Re-reading Plowden’s Political Theology

Queen Elizabeth I ('The Ditchley portrait') by Marcus Gheeraerts the Younger

Queen Elizabeth I ('The Ditchley portrait') by Marcus Gheeraerts the Younger, NPG 2561

Supervisors: Professor Lorna Hutson & Professor Paulina Kewes (Faculty of English) and Professor George Garnett (Faculty of History)

'Re-reading Plowden's Political Theology' is a doctoral opportunity for any student interested in doing cutting-edge, original, interdisciplinary research at the University of Oxford on the circulation of legal manuscripts, the formation of political ideas and the shaping of English literature (including Shakespeare).

Central to this doctoral programme is the study of an immensely important and influential treatise on the Scottish succession to the English throne, written at the Inns of Court in 1566-7 by the Elizabethan common lawyer and crypto-Catholic, Edmund Plowden. Although the political impact and literary influence of this treatise has been much discussed (most notably for its exposition of the doctrine of ‘the King's Two Bodies'), the treatise has never been edited and published. The successful applicant to this programme would, under the supervision of Professors Hutson and Kewes in English, and Professor Garnett in History, produce a first printed and digital scholarly edition of the ‘Treatise’, as well as a study of its argument and an assessment of its role in the Elizabethan debate about royal succession and its reconfiguration of the medieval notion of the ‘King’s Two Bodies’ (Kantorowicz 1957).

Though it will offer the chance of a career-making publication, 'Re-reading Plowden's Political Theology' is much more than an editing project. It will give the successful applicant a chance to study the manuscript circulation of a work which was so widely disseminated that its arguments decisively affected the Stuart succession and were adapted by Shakespeare and other imaginative writers. The project will therefore be a case study in the way in which manuscript circulation remained central in the law and political debate – as well as literary culture – even in the new age of print. Plowden was an innovative common lawyer, who started a new genre of legal reporting. Yet like all common lawyers well into the seventeenth century, he continued to publish much of his work, including the ‘Treatise’, in widely circulating, influential manuscripts. Unusually, Plowden blended arguments from English common law and the learned ius commune; he also drew on medieval chronicles and employed literary modes, such as allegory. The heavily annotated work of 44,000 words survives in four witnesses: Bodleian Don.c.43, Rawlinson MS A 124 and British Library Harleian MS 849, Cotton Caligula B.IV. The project is set to produce important spin-off articles, whether on the tract’s impact on the drama, political debate, or legal tradition.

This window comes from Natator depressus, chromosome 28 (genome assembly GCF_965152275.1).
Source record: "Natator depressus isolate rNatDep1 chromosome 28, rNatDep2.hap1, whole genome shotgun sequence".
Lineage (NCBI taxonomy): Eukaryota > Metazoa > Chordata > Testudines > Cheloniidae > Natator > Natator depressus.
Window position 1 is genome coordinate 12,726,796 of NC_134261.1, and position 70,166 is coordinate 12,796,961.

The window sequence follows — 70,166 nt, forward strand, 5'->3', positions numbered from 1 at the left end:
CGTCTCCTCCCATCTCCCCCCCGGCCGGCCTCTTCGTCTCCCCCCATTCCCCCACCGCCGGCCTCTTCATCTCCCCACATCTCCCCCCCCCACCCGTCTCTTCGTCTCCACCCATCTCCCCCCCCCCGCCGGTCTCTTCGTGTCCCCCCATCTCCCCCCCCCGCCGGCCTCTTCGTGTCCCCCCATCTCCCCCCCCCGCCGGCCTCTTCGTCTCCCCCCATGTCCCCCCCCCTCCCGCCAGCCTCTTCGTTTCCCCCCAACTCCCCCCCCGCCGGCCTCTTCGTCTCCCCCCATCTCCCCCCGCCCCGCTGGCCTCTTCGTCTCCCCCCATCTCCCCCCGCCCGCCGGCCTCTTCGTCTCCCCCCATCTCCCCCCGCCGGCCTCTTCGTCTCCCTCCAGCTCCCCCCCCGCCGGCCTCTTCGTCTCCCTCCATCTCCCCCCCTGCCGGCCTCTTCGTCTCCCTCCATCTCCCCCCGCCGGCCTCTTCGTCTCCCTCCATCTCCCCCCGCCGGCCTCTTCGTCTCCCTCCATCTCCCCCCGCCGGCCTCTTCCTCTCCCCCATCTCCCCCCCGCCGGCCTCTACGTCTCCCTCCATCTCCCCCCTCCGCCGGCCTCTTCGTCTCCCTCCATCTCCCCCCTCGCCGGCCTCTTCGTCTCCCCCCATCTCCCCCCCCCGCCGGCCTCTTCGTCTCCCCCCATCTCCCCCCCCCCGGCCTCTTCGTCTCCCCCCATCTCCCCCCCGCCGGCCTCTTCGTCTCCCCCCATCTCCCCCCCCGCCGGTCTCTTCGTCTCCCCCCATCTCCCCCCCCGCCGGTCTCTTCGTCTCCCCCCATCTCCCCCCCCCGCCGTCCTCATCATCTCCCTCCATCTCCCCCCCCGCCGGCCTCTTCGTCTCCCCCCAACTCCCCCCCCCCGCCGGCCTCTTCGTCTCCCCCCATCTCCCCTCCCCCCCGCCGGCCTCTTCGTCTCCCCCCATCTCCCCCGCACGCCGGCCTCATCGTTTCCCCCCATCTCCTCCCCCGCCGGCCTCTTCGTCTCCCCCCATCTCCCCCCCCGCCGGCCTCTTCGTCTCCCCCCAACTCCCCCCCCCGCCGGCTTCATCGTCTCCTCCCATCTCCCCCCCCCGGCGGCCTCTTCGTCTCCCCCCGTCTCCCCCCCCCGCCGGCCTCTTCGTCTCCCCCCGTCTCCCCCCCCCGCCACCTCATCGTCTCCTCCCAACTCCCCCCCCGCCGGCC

We envisage this opportunity to be appealing to students of English Literature, History, Law, Politics, and Theology. Some familiarity with palaeography is essential; some knowledge of Latin and French is desirable. Further training will be provided. The applicant should be interested in some aspect of the relations between early modern English and British history, political thought, law and literature. Supervision would be provided in three key areas of expertise: Professor George Garnett will advise on the legal framework and use of Latin chronicles; Professor Paulina Kewes on the royal succession, Shakespeare and political culture; Professor Lorna Hutson on Anglo-Scots relations, on Plowden’s literary strategy and on political theology.